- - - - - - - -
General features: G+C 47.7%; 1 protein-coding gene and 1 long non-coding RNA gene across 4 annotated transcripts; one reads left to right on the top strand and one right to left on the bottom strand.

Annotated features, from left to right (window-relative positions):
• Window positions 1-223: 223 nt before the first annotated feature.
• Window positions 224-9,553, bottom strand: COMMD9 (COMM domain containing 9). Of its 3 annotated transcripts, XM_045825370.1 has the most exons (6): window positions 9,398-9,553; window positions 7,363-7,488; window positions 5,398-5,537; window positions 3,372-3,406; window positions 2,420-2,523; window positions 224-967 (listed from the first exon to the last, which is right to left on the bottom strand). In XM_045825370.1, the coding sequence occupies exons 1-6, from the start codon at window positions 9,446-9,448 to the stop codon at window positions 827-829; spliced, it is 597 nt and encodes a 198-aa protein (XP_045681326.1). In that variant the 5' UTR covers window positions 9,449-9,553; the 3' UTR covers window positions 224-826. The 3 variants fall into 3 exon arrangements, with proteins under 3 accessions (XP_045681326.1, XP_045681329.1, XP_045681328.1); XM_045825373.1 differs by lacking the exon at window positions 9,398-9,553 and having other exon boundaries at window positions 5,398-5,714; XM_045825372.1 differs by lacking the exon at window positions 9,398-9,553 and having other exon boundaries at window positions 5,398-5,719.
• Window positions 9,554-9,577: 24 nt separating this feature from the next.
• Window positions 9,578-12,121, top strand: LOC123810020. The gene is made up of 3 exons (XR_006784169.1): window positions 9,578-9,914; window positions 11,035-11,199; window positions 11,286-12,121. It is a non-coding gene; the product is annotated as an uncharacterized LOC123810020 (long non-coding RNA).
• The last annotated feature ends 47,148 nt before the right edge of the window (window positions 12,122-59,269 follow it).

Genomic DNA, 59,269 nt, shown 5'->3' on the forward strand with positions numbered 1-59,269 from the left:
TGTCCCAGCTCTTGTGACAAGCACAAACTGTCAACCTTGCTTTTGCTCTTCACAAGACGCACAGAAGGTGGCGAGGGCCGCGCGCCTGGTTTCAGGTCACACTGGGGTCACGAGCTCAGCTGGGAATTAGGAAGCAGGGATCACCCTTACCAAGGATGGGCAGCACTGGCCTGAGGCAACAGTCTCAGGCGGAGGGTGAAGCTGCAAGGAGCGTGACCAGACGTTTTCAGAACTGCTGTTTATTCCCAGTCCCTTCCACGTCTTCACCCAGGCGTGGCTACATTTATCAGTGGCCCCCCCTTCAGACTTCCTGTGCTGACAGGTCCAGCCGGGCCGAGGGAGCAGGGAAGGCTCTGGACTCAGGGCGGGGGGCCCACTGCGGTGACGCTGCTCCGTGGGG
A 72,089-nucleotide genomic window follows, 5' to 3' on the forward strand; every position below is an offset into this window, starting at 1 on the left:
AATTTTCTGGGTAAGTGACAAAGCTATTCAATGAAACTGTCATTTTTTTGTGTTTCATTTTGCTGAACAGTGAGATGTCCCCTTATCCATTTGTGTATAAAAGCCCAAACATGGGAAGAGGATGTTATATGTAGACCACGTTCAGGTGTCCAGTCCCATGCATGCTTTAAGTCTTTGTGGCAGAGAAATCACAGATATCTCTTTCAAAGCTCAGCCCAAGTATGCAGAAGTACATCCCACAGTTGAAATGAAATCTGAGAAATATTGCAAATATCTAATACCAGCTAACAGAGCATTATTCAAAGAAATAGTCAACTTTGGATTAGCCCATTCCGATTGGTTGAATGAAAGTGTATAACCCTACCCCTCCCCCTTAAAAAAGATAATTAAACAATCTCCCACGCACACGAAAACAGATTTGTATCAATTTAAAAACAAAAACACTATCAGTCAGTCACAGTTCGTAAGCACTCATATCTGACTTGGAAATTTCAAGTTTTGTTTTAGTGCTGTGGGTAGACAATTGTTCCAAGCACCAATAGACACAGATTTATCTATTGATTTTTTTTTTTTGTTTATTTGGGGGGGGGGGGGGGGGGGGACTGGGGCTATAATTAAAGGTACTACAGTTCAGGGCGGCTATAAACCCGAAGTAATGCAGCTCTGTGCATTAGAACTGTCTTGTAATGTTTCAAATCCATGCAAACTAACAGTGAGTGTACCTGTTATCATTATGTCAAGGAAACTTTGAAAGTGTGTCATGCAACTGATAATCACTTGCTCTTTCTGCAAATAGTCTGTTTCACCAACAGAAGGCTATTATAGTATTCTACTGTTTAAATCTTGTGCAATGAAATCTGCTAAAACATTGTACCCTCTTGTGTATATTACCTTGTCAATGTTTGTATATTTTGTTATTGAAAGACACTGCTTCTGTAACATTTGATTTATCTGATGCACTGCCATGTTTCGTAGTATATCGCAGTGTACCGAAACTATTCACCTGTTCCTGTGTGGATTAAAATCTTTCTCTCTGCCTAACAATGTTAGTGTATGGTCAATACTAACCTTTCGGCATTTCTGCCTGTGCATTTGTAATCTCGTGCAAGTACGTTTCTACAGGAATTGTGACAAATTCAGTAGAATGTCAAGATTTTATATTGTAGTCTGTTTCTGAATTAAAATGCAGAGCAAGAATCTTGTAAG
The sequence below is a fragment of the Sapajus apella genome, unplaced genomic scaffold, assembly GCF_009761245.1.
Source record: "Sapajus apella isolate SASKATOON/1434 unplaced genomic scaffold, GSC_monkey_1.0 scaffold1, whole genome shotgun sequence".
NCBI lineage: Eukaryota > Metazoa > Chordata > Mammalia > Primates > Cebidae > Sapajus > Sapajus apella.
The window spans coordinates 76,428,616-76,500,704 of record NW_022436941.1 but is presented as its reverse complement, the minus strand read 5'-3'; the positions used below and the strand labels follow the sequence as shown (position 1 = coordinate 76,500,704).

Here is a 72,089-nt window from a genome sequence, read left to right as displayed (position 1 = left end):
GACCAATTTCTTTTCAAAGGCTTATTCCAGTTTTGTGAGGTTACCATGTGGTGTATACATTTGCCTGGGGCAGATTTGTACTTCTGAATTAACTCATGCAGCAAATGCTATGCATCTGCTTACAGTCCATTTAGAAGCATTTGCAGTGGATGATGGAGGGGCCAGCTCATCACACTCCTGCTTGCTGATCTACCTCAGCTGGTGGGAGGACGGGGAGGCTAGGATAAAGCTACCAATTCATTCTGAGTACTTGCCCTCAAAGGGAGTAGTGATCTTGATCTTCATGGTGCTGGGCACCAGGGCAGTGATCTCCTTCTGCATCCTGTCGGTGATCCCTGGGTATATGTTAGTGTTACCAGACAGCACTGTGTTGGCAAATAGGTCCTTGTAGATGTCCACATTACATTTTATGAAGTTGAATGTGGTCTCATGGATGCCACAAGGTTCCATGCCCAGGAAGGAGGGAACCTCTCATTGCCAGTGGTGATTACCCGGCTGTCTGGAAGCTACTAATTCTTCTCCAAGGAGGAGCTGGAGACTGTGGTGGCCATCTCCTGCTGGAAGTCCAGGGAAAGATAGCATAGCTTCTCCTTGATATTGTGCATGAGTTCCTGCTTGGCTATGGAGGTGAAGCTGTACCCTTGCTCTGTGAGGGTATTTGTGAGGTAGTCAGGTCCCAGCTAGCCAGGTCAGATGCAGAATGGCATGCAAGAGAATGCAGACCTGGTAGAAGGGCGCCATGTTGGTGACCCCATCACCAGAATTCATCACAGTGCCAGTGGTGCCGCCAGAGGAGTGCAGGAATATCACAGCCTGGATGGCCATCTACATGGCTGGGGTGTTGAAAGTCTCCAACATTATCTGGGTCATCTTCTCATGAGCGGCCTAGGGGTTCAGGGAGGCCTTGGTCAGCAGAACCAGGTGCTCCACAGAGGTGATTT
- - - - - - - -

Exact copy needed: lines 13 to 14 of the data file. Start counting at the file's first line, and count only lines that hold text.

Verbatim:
Source record: "Sapajus apella isolate SASKATOON/1434 unplaced genomic scaffold, GSC_monkey_1.0 scaffold1, whole genome shotgun sequence".
NCBI lineage: Eukaryota > Metazoa > Chordata > Mammalia > Primates > Cebidae > Sapajus > Sapajus apella.